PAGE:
Wild About Texas – May, 2009

Texas wisteria.
Photo by Campbell and Lynn Loughmiller.

Texas Vines

Looking for a versatile, malleable and colorful plant for your garden? There may just be a vine to fit the bill. You can shade your house or patio with a trellis or arbor, gain privacy, hide unsightly features in the landscape, and fit foliage into narrow spaces that may not accommodate trees or shrubs. A number of species are evergreen, and some are very colorful, drawing hummingbirds and butterflies.

Try any or all of these hardy Texas natives. Some are large, so give them ample space and support:

Crossvine. Photo by Joe Marcus.

Carolina jessamine. Photo by Sally and Andy Wasowski.

Snapdragon vine.
Photo by Joe Marcus.

Alamo vine.
Photo by Melody Lytle.

Virginia creeper.
Photo by George H. Bruso.

Corona de Cristo passionvine. Photo by Sally and Andy Wasowski.

Crossvine (Bignonia capreolata) — A robust evergreen reaching 50 ft. high or more, with orange, red and yellow blossoms, mostly in spring, nearly hiding all the foliage. It is native to the eastern parts of the state, but does well throughout in rich soils with moderate moisture. Great for attracting hummingbirds. Full sun to part shade.

Trumpet creeper, trumpet vine (Campsis radicans) — Related to and often confused with crossvine, trumpet creeper is a vigorous climber with tubular-shaped orange to red flowers. Differing from crossvine by being deciduous and blooming steadily throughout the summer, it also appeals to hummingbirds and large butterflies. Beware of aerial rootlets that can damage structures, and suckers that can invade your garden. Locate plants with these qualities in mind. Blooms best in full sun, but grows well in shade, too.

Carolina jessamine (Gelsemium sempervirens) –Sweetly perfumed lemon-yellow flowers appear as early as January in some years and continue throughout the spring. Frequently visited by large butterflies and sphinx moths. Evergreen throughout most of the state. Full sun to part shade.

Coral honeysuckle (Lonicera sempervirens) — A semi-evergreen, well-mannered twining vine that blooms spring through fall, and sometimes even in winter, with clusters of red trumpets that beckon large butterflies and hummingbirds. Fortunately, it is not invasive like the Japanese honeysuckle and, unfortunately, it isn’t fragrant (but well worth it anyway!). Full sun to part shade.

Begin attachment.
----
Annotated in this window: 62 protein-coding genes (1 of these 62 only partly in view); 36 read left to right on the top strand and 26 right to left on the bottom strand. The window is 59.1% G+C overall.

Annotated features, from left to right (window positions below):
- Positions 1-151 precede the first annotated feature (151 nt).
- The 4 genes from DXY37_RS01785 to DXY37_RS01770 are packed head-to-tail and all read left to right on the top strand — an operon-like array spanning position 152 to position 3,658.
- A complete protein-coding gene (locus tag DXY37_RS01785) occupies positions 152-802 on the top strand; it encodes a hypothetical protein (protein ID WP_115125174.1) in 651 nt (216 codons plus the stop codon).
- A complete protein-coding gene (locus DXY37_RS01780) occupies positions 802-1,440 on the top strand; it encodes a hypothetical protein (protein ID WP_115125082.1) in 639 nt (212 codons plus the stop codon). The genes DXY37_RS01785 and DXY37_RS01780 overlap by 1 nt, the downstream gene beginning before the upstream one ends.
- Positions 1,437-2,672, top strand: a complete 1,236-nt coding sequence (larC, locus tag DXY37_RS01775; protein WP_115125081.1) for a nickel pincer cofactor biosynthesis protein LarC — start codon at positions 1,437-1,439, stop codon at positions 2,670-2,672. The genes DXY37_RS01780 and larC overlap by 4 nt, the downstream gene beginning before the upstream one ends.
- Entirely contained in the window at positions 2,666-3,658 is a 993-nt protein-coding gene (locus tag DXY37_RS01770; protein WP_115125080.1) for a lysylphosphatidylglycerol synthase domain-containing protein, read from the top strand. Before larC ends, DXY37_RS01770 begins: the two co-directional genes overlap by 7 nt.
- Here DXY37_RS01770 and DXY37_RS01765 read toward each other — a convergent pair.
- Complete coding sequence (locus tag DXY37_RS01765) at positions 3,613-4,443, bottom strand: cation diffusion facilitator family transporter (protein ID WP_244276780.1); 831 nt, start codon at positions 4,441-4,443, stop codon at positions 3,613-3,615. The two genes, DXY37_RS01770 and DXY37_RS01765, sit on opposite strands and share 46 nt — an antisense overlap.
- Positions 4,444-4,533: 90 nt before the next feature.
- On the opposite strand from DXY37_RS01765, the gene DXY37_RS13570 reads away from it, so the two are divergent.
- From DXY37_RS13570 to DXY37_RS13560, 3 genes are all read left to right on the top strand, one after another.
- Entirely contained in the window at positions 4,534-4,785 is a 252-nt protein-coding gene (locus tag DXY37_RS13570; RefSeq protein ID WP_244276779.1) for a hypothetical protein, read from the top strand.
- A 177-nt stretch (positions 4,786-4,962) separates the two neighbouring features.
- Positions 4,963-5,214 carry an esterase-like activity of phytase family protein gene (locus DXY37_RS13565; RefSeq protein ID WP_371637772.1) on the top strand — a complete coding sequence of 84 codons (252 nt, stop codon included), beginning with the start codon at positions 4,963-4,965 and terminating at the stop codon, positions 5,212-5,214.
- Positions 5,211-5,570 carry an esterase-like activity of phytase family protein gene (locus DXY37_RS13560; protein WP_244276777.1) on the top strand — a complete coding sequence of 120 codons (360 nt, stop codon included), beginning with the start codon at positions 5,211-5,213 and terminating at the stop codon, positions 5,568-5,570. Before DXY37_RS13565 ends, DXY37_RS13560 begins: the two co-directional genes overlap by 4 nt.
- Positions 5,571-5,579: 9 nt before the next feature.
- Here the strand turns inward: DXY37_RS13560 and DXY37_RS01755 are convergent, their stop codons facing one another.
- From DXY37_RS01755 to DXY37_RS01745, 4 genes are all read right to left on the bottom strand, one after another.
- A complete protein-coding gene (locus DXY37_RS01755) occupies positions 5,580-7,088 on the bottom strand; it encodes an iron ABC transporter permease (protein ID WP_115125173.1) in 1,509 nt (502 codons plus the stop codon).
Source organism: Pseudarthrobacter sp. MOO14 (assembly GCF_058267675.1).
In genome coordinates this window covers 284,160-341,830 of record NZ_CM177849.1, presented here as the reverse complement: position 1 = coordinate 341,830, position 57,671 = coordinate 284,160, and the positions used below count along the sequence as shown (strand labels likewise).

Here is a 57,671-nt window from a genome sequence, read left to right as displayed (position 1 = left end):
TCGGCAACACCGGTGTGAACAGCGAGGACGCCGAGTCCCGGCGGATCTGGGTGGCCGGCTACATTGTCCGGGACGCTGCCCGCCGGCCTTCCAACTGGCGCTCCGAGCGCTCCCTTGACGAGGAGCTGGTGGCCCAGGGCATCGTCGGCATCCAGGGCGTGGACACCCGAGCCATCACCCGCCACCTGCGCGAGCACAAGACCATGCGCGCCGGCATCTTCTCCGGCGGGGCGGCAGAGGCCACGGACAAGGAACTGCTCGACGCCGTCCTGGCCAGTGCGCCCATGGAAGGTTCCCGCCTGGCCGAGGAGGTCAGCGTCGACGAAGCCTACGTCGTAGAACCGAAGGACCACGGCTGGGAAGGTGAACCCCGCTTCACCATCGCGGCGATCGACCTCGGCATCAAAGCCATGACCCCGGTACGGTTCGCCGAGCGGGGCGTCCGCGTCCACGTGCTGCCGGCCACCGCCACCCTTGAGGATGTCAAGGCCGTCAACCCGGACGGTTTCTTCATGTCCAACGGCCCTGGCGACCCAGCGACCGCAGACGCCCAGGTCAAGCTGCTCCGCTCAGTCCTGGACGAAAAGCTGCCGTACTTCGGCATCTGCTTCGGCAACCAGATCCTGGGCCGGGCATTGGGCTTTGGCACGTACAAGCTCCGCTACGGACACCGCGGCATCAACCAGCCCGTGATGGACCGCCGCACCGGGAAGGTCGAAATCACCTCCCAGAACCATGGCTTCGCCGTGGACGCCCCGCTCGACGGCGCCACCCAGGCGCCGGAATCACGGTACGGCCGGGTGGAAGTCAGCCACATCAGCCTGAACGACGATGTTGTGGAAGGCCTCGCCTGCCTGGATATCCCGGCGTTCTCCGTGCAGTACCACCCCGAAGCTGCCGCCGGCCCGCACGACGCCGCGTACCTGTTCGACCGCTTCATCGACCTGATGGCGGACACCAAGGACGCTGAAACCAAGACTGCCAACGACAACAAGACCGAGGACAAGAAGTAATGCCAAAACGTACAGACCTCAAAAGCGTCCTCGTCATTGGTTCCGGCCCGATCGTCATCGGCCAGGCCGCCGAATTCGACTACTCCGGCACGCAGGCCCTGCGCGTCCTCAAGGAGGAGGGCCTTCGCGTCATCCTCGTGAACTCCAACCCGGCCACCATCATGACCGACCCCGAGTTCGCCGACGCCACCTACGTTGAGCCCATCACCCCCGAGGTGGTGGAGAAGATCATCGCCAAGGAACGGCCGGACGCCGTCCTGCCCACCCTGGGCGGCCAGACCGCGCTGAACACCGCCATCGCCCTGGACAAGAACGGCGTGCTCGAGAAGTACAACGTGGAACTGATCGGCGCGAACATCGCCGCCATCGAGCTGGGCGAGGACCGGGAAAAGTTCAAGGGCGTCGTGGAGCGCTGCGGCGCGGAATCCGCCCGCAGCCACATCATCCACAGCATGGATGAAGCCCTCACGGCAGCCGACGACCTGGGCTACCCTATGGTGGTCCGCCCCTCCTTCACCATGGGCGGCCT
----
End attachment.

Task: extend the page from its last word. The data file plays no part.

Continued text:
Snapdragon vine (Maurandella antirrhiniflora) — Cute purple flowers are like individual snapdragons from spring to frost. Foliage freezes but quickly regains ground in spring. In colder parts of Texas, it acts as a readily reseeding annual. Can be used trailing down a stone wall or as a 6- to 8-foot-tall climber. Good for covering brush piles or small trellises and will not choke out large trees. More good news: it is relatively deer resistant! Shade, part shade, full sun.

Alamo vine (Merremia dissecta) — A member of the morning glory family, this vine blossoms in white funnels with scarlet throats that open in the morning and close by afternoon, blooming late spring through fall. Deciduous foliage and “ballerina” seed pods are intricate and ornamental. Full sun to part shade.

Virginia creeper (Parthenocissus quinquefolia) — Lush and tropical looking leaves turn from green to orange and crimson in fall, especially when growing in a sunny location. This member of the grape family produces inedible clusters of fruit. Full sun to heavy shade.

Passionvines (Passiflora incarnata, P. lutea, P. foetida, others) — The most readily available native passionvine is the maypop (P. incarnata). It has very showy purple flowers but can be pesky with persistently suckering stems. All passionvines sucker, and the more delicate species such as yellow passionvine (P. lutea) are easier to manage but harder to find. Corona de Cristo (P. foetida) has intriguing tentacle-like bracts that envelope the bright red fruit. The genus, Passiflora, provides food for the caterpillars of Gulf fritillary butterflies. Full sun to considerable shade.

Grape (Vitis spp.) — Several species of native grapes can be easily grown on sturdy arbors to produce romantic fruit clusters of varying culinary appeal. The skin of mustang grapes (V. mustangensis) is irritating to some. The grapes are best processed into juices or jellies and make a good wine. Full sun to part shade.

Texas wisteria (Wisteria frutescens) — Our native wisteria is similar to the Asian species but is not aggressive or invasive. It blooms after leafing out in early- to mid-spring, and has richer colored leaves. The voluptuous, draping flower clusters have a heady fragrance. Full sun to part shade.

For more information about Texas native plants, visit the Wildflower Center’s website at: www.wildflower.org.

About the author:  Andrea DeLong-Amaya is the director of horticulture at the Lady Bird Johnson Wildflower Center in Austin.

Posted by Neil Sperry
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